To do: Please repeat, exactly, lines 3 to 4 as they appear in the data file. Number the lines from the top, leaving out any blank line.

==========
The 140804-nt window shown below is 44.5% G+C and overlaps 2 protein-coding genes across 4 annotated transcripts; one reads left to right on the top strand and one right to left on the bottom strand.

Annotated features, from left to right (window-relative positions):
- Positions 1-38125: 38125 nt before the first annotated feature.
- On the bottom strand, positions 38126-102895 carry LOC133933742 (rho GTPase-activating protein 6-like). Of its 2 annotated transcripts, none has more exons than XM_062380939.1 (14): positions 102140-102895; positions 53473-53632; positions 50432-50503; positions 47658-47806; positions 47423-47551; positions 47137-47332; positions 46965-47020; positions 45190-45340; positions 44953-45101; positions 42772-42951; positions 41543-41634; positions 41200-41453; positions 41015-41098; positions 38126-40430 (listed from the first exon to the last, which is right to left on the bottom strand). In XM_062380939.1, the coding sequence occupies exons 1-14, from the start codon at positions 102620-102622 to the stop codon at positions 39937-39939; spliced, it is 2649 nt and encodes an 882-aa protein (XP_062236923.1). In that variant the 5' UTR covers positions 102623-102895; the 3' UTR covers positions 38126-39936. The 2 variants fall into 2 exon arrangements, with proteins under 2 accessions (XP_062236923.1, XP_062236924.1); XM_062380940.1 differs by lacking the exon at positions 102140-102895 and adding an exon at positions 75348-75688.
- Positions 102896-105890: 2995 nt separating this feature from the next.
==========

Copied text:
- Positions 1-38125: 38125 nt before the first annotated feature.
- On the bottom strand, positions 38126-102895 carry LOC133933742 (rho GTPase-activating protein 6-like). Of its 2 annotated transcripts, none has more exons than XM_062380939.1 (14): positions 102140-102895; positions 53473-53632; positions 50432-50503; positions 47658-47806; positions 47423-47551; positions 47137-47332; positions 46965-47020; positions 45190-45340; positions 44953-45101; positions 42772-42951; positions 41543-41634; positions 41200-41453; positions 41015-41098; positions 38126-40430 (listed from the first exon to the last, which is right to left on the bottom strand). In XM_062380939.1, the coding sequence occupies exons 1-14, from the start codon at positions 102620-102622 to the stop codon at positions 39937-39939; spliced, it is 2649 nt and encodes an 882-aa protein (XP_062236923.1). In that variant the 5' UTR covers positions 102623-102895; the 3' UTR covers positions 38126-39936. The 2 variants fall into 2 exon arrangements, with proteins under 2 accessions (XP_062236923.1, XP_062236924.1); XM_062380940.1 differs by lacking the exon at positions 102140-102895 and adding an exon at positions 75348-75688.